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Ukrainian Orthodox Church independence is a mistake

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The leader of the Orthodox Church, Patriarch Bartholomew I, has granted adherents to the Orthodox faith in Ukraine autocephaly, or, in other words, independence from Russia.

Bartholomew did this on his own authority, against the advice of other bishops, thereby violating canon law and contradicting his own decisions on Ukraine that he himself made just a few years ago.

The reactions could hardly have been worse: Other patriarchs refuse to follow suit. Even members of the Greek-Orthodox Holy Synod have voiced their disapproval.

Orthodox church leaders in Poland or the Czech Republic also oppose the Ecumenical Patriarch of Constantinople. The 2,000 monks (Abbots and starets) of the semi-autonomous monastic state Mount Athos have been left shaking their heads in disbelief.

But not everyone is up in arms. US Secretary of State Mike Pompeo, former Vice President Joe Biden, and a former CIA chief applauded the move. Washington supports the division of churches in Eastern Europe. It is another means to weaken Moscow's influence over Ukraine — even if it is just the ecclesiastical.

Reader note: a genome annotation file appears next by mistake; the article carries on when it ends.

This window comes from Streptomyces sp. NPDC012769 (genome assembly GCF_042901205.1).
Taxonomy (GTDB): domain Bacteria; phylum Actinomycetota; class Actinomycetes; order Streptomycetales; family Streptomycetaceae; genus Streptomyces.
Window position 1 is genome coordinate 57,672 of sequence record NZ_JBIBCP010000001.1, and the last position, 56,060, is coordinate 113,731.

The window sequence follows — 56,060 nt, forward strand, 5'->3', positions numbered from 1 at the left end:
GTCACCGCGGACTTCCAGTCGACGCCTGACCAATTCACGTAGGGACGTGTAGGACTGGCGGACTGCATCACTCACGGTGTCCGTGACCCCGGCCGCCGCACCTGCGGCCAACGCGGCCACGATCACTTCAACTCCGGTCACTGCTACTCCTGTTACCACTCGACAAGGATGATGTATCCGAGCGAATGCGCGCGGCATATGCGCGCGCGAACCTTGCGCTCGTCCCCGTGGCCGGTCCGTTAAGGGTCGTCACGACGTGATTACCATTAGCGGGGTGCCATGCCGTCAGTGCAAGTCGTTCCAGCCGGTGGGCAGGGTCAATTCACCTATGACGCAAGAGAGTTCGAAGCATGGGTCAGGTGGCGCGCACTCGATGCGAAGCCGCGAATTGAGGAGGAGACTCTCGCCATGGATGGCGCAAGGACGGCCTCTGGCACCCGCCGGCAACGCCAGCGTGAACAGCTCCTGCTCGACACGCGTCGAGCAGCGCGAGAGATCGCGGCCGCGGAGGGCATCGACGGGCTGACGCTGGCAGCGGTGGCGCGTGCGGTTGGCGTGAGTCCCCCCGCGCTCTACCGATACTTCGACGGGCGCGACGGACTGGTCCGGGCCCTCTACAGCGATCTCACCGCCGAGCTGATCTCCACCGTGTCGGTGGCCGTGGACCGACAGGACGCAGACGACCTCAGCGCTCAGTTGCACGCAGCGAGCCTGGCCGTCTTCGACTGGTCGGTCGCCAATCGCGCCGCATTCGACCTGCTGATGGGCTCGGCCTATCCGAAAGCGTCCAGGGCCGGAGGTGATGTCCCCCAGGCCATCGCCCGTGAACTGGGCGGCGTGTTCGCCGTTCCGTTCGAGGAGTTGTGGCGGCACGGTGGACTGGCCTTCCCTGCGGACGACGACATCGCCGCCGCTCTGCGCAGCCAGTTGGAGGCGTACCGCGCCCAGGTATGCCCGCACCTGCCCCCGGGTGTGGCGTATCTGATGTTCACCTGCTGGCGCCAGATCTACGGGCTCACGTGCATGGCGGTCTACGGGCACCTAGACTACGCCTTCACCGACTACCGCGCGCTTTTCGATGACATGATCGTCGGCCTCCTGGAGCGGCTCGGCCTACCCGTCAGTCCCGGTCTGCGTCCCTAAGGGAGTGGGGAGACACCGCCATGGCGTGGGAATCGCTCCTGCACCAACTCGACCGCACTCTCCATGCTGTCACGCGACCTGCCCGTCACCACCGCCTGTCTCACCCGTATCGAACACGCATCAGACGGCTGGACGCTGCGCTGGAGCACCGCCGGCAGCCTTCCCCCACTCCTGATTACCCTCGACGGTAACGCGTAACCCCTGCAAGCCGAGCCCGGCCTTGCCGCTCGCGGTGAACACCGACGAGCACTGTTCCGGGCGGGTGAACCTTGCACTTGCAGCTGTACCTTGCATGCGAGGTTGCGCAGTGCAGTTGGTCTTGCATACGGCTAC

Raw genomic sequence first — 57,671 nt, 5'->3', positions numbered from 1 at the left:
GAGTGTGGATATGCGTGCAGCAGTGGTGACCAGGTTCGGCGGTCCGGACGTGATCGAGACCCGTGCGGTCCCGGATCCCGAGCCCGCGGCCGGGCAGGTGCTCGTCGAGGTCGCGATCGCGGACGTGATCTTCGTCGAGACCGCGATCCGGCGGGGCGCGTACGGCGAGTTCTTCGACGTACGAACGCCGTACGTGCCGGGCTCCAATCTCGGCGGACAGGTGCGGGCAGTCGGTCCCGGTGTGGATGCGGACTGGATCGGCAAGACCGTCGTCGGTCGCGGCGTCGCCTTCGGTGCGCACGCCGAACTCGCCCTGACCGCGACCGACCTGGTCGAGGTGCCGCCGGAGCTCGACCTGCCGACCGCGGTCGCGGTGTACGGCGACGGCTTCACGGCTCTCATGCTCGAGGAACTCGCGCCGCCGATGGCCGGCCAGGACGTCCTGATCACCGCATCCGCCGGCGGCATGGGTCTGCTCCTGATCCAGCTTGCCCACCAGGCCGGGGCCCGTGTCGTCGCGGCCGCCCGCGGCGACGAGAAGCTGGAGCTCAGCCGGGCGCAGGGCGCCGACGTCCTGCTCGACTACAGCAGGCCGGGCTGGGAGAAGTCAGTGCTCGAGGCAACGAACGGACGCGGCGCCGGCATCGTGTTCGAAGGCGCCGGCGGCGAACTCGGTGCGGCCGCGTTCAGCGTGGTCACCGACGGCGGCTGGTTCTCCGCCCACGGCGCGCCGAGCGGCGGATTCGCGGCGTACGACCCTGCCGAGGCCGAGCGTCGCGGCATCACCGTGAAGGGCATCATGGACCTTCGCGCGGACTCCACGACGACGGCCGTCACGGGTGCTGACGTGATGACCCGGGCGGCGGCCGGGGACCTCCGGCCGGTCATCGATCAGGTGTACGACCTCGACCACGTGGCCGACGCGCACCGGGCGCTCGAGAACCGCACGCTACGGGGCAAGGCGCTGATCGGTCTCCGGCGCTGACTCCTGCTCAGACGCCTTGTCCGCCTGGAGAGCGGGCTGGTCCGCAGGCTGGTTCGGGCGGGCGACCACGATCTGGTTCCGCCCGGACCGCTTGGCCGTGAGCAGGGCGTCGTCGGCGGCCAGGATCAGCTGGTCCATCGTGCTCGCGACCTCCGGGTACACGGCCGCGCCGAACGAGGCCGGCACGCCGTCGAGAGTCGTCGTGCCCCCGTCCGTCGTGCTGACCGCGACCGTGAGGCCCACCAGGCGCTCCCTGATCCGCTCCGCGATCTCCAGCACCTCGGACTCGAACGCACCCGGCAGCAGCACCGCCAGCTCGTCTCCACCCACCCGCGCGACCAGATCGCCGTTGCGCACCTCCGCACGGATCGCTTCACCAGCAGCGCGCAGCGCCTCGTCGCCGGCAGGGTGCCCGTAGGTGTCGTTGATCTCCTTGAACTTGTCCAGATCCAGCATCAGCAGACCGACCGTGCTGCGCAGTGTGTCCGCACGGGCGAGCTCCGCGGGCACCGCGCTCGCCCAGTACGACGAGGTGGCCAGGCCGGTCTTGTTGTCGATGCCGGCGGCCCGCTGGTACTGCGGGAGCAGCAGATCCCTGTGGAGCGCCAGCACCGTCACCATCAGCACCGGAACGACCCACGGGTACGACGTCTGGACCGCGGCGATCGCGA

From the US perspective, such fragmentation is legitimate. Concerns over canonical law are an alien concept to many Americans. Why should people today abide by decrees dating back to the 4th century? The US views itself as a bastion of freedom, especially freedom of religion.

Read more: What is the Orthodox Church?

It is a country to which persecuted peoples from other lands have fled for centuries. It is also a country in which new religious communities are constantly emerging: Scientologists; Mormons; Jehovah's Witnesses; countless evangelical revival churches. Backed by enormous wealth, they use the US as a springboard to spread their missionary message........

© Deutsche Welle